To educate, equip and inspire brave leaders who build strong organizations and wisely leverage the power of markets to create lasting value.
At Kellogg, we develop brave leaders that inspire growth in people, organizations and markets.Learn more about the Kellogg difference
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Each person is different in how they perceive the world, tackle challenges and think about the future. This diversity powers all aspects of Kellogg, including faculty research. Many of our faculty members have leveraged their unique viewpoints to develop groundbreaking theories and provide a deeper look into diversity and inclusion.
Below is a sampling of our faculty research:
Research by Jörg Spenkuch, an assistant professor of managerial economics and decision sciences at Kellogg, Roland G. Fryer, Jr. of Harvard University and Devah Pager of Princeton University finds that racial discrimination among employers could account for at least a third of the raw wage gap between black and white workers.Read more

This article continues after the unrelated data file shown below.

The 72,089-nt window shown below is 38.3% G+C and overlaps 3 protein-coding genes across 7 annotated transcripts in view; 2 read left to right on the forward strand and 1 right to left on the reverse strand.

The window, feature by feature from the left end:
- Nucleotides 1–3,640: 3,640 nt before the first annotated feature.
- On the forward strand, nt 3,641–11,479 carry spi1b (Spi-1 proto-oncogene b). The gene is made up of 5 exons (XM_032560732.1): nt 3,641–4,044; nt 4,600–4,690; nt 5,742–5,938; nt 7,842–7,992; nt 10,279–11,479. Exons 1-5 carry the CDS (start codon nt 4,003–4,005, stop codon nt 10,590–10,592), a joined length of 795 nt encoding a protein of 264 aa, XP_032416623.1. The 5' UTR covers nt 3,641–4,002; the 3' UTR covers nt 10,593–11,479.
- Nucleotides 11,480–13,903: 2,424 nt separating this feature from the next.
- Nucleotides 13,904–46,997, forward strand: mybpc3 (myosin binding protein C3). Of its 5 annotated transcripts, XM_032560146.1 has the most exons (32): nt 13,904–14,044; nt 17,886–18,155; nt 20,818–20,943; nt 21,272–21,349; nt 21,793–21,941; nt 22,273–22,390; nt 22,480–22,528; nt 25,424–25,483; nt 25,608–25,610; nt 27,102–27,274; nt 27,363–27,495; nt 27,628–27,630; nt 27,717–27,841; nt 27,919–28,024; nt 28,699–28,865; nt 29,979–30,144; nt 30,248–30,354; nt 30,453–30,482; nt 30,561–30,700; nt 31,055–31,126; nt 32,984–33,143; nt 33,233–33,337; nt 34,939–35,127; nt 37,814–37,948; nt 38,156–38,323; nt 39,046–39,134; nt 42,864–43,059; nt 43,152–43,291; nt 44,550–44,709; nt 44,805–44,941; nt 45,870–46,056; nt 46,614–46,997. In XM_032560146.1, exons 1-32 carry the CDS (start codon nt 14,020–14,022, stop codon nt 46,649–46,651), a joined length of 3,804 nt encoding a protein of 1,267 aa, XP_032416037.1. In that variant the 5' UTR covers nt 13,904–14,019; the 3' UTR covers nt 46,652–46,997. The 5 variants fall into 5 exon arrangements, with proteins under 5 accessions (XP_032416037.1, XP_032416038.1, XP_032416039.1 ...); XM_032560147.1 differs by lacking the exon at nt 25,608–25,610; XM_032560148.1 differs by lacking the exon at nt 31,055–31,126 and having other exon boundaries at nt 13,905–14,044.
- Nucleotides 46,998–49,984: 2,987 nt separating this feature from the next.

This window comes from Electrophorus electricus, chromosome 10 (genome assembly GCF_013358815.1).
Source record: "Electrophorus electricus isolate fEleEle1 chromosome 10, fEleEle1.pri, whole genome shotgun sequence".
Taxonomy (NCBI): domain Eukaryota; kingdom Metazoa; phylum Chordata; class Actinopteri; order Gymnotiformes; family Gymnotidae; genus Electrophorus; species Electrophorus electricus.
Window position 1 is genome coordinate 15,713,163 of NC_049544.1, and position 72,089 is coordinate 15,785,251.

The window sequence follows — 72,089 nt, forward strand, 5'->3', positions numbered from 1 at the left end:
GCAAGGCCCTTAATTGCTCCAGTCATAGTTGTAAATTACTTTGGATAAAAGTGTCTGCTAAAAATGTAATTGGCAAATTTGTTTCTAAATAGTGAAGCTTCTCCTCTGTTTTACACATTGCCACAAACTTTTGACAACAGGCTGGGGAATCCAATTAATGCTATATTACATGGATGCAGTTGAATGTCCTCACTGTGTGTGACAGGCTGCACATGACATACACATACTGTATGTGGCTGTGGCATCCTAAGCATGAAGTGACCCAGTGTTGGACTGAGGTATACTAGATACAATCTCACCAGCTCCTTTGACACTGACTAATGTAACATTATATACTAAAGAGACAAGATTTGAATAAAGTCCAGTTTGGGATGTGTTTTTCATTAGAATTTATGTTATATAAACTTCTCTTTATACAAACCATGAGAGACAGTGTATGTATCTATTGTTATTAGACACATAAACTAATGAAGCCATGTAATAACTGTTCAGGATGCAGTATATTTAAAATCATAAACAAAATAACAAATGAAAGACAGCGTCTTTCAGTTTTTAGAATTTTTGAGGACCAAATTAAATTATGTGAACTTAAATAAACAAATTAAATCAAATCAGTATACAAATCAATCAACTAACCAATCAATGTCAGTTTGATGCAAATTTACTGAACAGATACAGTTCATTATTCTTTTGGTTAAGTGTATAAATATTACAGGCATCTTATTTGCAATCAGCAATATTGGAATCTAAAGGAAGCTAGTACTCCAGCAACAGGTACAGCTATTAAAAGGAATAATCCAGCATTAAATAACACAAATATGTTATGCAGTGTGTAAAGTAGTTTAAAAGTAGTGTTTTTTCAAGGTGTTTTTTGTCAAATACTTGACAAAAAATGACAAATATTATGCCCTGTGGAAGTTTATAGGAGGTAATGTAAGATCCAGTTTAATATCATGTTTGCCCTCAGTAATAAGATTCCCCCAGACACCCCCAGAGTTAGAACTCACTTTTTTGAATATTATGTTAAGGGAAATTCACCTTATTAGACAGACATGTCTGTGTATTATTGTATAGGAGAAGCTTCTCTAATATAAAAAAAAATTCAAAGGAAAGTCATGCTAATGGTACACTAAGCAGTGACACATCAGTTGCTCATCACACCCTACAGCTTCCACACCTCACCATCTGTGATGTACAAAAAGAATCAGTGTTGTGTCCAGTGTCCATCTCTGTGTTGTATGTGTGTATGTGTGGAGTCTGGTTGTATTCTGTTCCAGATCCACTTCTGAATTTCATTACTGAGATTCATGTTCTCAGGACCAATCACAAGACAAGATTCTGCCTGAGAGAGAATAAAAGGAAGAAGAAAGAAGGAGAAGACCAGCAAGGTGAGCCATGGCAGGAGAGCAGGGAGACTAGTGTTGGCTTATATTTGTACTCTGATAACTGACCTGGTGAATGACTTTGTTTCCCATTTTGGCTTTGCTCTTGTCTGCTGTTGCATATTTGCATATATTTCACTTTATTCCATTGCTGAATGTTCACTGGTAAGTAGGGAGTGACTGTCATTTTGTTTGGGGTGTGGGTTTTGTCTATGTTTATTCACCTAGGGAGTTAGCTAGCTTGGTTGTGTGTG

Research by Ned Smith, an associate professor of management and organizations at Kellogg, Kevin Gaughan, a Kellogg PhD student, and Jason Pierce of Universidad Adolfo Ibáñez shows that investors react differently to CEO appointments depending on the gender of the new leader.Read more
Research by Willemien Kets, an assistant professor of managerial economics and decision sciences at Kellogg, and Alvaro Sandroni, a professor of managerial economics and decision sciences at Kellogg, suggests that a diversity of viewpoints in the workplace can help organizations weather disruption.Read more
Research by Nicole Stephens, an associate professor of management and organizations at Kellogg, MarYam G. Hamedani of Stanford University and Mesmin Destin at Northwestern University suggests that a brief intervention at the beginning of first-generation students’ college careers can eliminate the performance gap between them and continuing-education students.Read more
Nicholas Pearce, a clinical assistant professor of management and organizations at Kellogg, explains how generational diversity can be an asset, not a liability. But it is up to business leaders to make the most of the shift in demographics.Read more